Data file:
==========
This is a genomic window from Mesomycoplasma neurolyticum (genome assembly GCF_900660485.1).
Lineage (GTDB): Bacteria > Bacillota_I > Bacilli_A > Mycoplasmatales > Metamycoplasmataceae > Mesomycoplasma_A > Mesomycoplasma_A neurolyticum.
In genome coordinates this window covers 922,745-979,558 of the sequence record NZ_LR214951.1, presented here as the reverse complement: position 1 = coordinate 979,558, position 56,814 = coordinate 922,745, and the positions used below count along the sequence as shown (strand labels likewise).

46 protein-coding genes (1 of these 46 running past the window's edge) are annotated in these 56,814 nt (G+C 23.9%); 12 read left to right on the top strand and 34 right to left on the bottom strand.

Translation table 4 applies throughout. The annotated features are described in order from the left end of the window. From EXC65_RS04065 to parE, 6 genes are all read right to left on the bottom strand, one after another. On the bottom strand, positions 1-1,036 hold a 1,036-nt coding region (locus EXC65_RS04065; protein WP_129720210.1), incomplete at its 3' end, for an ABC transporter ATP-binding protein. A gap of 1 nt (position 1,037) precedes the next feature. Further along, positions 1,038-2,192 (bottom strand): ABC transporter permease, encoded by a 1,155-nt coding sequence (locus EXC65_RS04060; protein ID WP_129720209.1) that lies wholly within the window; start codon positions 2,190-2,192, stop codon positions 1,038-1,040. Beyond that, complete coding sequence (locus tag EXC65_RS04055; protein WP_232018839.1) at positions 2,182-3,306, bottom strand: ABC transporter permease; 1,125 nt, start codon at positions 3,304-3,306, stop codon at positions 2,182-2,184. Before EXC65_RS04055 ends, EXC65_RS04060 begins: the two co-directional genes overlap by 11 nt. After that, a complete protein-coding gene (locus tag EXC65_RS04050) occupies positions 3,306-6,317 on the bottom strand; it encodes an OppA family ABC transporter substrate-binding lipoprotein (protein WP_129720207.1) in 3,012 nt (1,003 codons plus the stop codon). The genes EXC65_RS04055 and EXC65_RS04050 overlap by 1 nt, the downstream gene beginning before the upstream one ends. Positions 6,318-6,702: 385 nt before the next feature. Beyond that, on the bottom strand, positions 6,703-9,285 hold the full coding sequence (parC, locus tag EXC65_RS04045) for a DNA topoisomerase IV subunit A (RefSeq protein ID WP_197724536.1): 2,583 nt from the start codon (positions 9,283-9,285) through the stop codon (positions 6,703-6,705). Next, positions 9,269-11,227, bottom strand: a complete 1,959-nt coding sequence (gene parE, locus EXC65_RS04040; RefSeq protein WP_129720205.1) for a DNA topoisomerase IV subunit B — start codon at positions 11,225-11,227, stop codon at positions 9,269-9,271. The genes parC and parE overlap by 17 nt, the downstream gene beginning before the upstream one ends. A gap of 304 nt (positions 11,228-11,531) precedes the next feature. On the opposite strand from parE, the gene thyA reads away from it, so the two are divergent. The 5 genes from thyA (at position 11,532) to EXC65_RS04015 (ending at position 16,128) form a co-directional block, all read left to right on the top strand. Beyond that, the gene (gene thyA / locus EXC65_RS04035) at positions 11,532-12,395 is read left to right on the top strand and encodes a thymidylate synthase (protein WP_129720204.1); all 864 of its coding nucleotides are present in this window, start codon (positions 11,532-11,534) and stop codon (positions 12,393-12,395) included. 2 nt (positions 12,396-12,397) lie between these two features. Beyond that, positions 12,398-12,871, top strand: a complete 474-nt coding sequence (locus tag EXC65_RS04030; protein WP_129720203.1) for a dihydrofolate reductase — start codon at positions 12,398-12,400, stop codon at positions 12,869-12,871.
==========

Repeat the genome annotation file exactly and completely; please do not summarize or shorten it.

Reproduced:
This is a genomic window from Mesomycoplasma neurolyticum (genome assembly GCF_900660485.1).
Lineage (GTDB): Bacteria > Bacillota_I > Bacilli_A > Mycoplasmatales > Metamycoplasmataceae > Mesomycoplasma_A > Mesomycoplasma_A neurolyticum.
In genome coordinates this window covers 922,745-979,558 of the sequence record NZ_LR214951.1, presented here as the reverse complement: position 1 = coordinate 979,558, position 56,814 = coordinate 922,745, and the positions used below count along the sequence as shown (strand labels likewise).

46 protein-coding genes (1 of these 46 running past the window's edge) are annotated in these 56,814 nt (G+C 23.9%); 12 read left to right on the top strand and 34 right to left on the bottom strand.

Translation table 4 applies throughout. The annotated features are described in order from the left end of the window. From EXC65_RS04065 to parE, 6 genes are all read right to left on the bottom strand, one after another. On the bottom strand, positions 1-1,036 hold a 1,036-nt coding region (locus EXC65_RS04065; protein WP_129720210.1), incomplete at its 3' end, for an ABC transporter ATP-binding protein. A gap of 1 nt (position 1,037) precedes the next feature. Further along, positions 1,038-2,192 (bottom strand): ABC transporter permease, encoded by a 1,155-nt coding sequence (locus EXC65_RS04060; protein ID WP_129720209.1) that lies wholly within the window; start codon positions 2,190-2,192, stop codon positions 1,038-1,040. Beyond that, complete coding sequence (locus tag EXC65_RS04055; protein WP_232018839.1) at positions 2,182-3,306, bottom strand: ABC transporter permease; 1,125 nt, start codon at positions 3,304-3,306, stop codon at positions 2,182-2,184. Before EXC65_RS04055 ends, EXC65_RS04060 begins: the two co-directional genes overlap by 11 nt. After that, a complete protein-coding gene (locus tag EXC65_RS04050) occupies positions 3,306-6,317 on the bottom strand; it encodes an OppA family ABC transporter substrate-binding lipoprotein (protein WP_129720207.1) in 3,012 nt (1,003 codons plus the stop codon). The genes EXC65_RS04055 and EXC65_RS04050 overlap by 1 nt, the downstream gene beginning before the upstream one ends. Positions 6,318-6,702: 385 nt before the next feature. Beyond that, on the bottom strand, positions 6,703-9,285 hold the full coding sequence (parC, locus tag EXC65_RS04045) for a DNA topoisomerase IV subunit A (RefSeq protein ID WP_197724536.1): 2,583 nt from the start codon (positions 9,283-9,285) through the stop codon (positions 6,703-6,705). Next, positions 9,269-11,227, bottom strand: a complete 1,959-nt coding sequence (gene parE, locus EXC65_RS04040; RefSeq protein WP_129720205.1) for a DNA topoisomerase IV subunit B — start codon at positions 11,225-11,227, stop codon at positions 9,269-9,271. The genes parC and parE overlap by 17 nt, the downstream gene beginning before the upstream one ends. A gap of 304 nt (positions 11,228-11,531) precedes the next feature. On the opposite strand from parE, the gene thyA reads away from it, so the two are divergent. The 5 genes from thyA (at position 11,532) to EXC65_RS04015 (ending at position 16,128) form a co-directional block, all read left to right on the top strand. Beyond that, the gene (gene thyA / locus EXC65_RS04035) at positions 11,532-12,395 is read left to right on the top strand and encodes a thymidylate synthase (protein WP_129720204.1); all 864 of its coding nucleotides are present in this window, start codon (positions 11,532-11,534) and stop codon (positions 12,393-12,395) included. 2 nt (positions 12,396-12,397) lie between these two features. Beyond that, positions 12,398-12,871, top strand: a complete 474-nt coding sequence (locus tag EXC65_RS04030; protein WP_129720203.1) for a dihydrofolate reductase — start codon at positions 12,398-12,400, stop codon at positions 12,869-12,871.